Food For A Fit Heart
Heart disease is still the leading cause of death in the United States. The prevalence of diabetes has soared and can largely be attributed to weight gain. Nearly two-thirds of adults are either overweight or obese. This continued increase has affected our entire population- no racial group, no ethnic group, no region in the country and no socioeconomic group has been spared. Overweight or obesity results in an increased risk of diabetes, and adults with diabetes have a 2-4X higher risk of heart disease than those without diabetes! Many studies have shown that attention to lifestyle can influence the progression to diabetes and heart disease.
Advice and recommendations for reducing the risk of heart disease includes eating a more balanced diet with less saturated fats from red meats, eating more fresh fruits and vegetables, or just eating more of them in any form, more fish, more fiber, less sugar and for so many, less total calories overall! Weight loss and sustained moderate physical activity are the foundation of an overall improvement in heart health. You can then make the rest of your cardiovascular system healthier by adding a few more specific foods such as these.
Salmon: an excellent source of Omega-3 fatty acids that can protect your heart and keep your cholesterol levels low. Eat salmon, tuna, sardines or herring twice a week.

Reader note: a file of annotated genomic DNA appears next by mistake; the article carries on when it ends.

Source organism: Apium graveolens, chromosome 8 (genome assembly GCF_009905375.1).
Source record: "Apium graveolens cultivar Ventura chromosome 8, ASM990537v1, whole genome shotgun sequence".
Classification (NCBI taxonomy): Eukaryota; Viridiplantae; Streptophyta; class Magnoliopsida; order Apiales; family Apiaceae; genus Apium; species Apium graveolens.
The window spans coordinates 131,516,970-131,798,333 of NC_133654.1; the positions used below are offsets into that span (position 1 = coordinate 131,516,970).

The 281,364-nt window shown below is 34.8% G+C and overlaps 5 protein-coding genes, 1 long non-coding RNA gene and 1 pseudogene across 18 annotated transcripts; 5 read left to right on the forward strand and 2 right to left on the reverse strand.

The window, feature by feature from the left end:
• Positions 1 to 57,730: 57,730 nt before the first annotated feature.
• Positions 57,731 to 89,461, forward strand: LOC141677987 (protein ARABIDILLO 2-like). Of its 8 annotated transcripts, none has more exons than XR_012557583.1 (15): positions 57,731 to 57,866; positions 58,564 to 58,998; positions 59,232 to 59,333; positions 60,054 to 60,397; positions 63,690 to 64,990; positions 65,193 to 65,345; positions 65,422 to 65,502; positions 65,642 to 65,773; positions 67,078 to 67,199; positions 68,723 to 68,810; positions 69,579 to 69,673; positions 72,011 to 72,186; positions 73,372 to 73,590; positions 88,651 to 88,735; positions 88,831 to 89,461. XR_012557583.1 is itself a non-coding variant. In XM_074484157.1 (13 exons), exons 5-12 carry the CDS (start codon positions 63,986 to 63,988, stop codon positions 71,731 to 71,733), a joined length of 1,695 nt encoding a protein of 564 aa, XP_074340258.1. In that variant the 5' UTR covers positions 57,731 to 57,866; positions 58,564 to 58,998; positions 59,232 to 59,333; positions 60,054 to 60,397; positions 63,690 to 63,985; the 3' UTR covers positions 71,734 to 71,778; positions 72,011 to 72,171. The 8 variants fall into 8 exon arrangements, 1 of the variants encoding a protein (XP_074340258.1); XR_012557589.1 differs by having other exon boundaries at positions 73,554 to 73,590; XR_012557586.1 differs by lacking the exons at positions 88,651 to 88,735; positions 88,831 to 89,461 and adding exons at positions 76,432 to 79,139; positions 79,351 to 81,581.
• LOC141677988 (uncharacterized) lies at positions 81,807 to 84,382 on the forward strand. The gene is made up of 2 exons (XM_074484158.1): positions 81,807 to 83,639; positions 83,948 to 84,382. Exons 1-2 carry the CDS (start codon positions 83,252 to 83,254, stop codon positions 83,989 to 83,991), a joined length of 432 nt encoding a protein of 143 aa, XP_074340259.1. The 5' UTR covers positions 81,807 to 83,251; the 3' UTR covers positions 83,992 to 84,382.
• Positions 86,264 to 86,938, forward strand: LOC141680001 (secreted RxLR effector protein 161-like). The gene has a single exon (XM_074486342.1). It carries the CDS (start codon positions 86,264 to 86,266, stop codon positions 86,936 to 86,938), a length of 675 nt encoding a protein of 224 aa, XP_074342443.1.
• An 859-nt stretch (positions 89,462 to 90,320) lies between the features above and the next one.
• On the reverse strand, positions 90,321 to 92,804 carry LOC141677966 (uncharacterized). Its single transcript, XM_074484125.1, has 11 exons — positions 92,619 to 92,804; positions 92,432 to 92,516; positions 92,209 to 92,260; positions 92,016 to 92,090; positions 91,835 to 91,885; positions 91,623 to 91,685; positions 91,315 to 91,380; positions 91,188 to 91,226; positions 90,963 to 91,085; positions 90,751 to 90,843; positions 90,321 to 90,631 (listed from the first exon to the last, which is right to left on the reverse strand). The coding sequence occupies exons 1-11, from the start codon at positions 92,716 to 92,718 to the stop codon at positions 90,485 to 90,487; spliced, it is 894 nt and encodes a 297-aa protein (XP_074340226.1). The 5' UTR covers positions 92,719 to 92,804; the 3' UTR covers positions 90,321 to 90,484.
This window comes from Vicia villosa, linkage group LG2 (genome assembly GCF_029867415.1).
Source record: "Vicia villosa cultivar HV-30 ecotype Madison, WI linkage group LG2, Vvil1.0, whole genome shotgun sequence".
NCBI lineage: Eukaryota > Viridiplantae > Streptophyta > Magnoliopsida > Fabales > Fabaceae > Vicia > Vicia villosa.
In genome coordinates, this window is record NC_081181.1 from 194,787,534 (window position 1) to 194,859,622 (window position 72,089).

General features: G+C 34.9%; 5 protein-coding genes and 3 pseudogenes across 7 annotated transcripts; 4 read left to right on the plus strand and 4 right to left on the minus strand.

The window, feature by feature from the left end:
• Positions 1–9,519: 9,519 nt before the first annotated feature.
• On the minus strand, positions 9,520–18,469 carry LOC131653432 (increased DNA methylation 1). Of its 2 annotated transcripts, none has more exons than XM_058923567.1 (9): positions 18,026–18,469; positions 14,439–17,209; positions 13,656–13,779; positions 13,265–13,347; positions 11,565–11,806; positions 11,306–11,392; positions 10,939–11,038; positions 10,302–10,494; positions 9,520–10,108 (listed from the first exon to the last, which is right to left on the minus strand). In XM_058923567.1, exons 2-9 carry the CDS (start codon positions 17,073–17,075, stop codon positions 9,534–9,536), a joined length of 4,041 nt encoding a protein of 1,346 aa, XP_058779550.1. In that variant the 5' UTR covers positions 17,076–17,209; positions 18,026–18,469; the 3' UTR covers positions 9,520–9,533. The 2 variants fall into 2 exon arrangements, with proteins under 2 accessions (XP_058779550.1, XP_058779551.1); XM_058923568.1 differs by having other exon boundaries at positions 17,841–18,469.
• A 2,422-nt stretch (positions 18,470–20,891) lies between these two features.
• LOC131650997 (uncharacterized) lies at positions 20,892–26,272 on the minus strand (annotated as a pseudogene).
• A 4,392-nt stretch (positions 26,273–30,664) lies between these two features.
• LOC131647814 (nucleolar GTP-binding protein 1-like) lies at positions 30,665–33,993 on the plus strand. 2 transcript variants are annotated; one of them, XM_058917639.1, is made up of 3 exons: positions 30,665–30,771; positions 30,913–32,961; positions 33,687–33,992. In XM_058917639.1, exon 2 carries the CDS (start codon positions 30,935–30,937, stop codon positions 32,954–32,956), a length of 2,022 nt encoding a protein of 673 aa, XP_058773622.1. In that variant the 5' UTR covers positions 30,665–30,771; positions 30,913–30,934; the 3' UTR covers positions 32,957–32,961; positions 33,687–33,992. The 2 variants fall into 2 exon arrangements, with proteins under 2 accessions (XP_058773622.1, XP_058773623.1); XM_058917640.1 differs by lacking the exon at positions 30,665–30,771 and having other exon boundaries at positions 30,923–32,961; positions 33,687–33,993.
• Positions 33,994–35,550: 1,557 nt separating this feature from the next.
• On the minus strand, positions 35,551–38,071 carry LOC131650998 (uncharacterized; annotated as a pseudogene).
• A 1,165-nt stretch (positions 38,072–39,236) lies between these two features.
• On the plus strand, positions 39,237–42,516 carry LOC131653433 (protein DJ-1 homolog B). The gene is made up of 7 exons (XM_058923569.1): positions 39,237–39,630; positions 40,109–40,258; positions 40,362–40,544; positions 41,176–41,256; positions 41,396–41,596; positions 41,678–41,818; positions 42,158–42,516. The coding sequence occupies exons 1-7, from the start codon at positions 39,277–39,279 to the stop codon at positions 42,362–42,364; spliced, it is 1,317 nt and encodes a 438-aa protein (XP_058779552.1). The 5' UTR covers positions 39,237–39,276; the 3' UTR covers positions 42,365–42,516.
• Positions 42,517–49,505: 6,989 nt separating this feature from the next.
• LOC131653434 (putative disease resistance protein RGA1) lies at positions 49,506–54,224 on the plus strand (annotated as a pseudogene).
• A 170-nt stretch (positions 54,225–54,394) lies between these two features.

Olive oil: lowers your LDL cholesterol levels.
Oats: contain a soluble fiber that lowers your total cholesterol and LDL cholesterol.
Apples: contain an anti-inflammatory phytochemical that can prevent blood clots too.
Almonds: and other nuts contain healthy oils, Vitamin E and other substances to keep cholesterol levels in a healthy range; almonds are also a good source of protein and fiber.
Whole Grains: provide vitamins and fiber that can help keep your heart healthy
Green Leafy Vegetables: contain folate which keeps homocysteine levels down (homocysteine is an amino acid produced by the body as a by-product of eating meat and is associated with atherosclerosis and an increased risk of heart attacks).
Tomatoes: are full of vitamins and lycopene which has been shown to decrease your risk of heart disease.
Soy: Soy proteins have been shown to prevent heart attacks. Soy products are an excellent substitute for red meat which will help decrease your intake of saturated fat.
Most of us know that eating certain foods can increase your risk of heart disease. And now you know that eating certain foods can help decrease your risk of heart disease. But we all know that it is challenging to change your eating habits. If you have many years of unhealthy eating in your background or you just want to continue to make changes to improve the overall quality of your diet, knowing foods to limit and which ones to eat more of can bring you closer to a heart-healthy diet!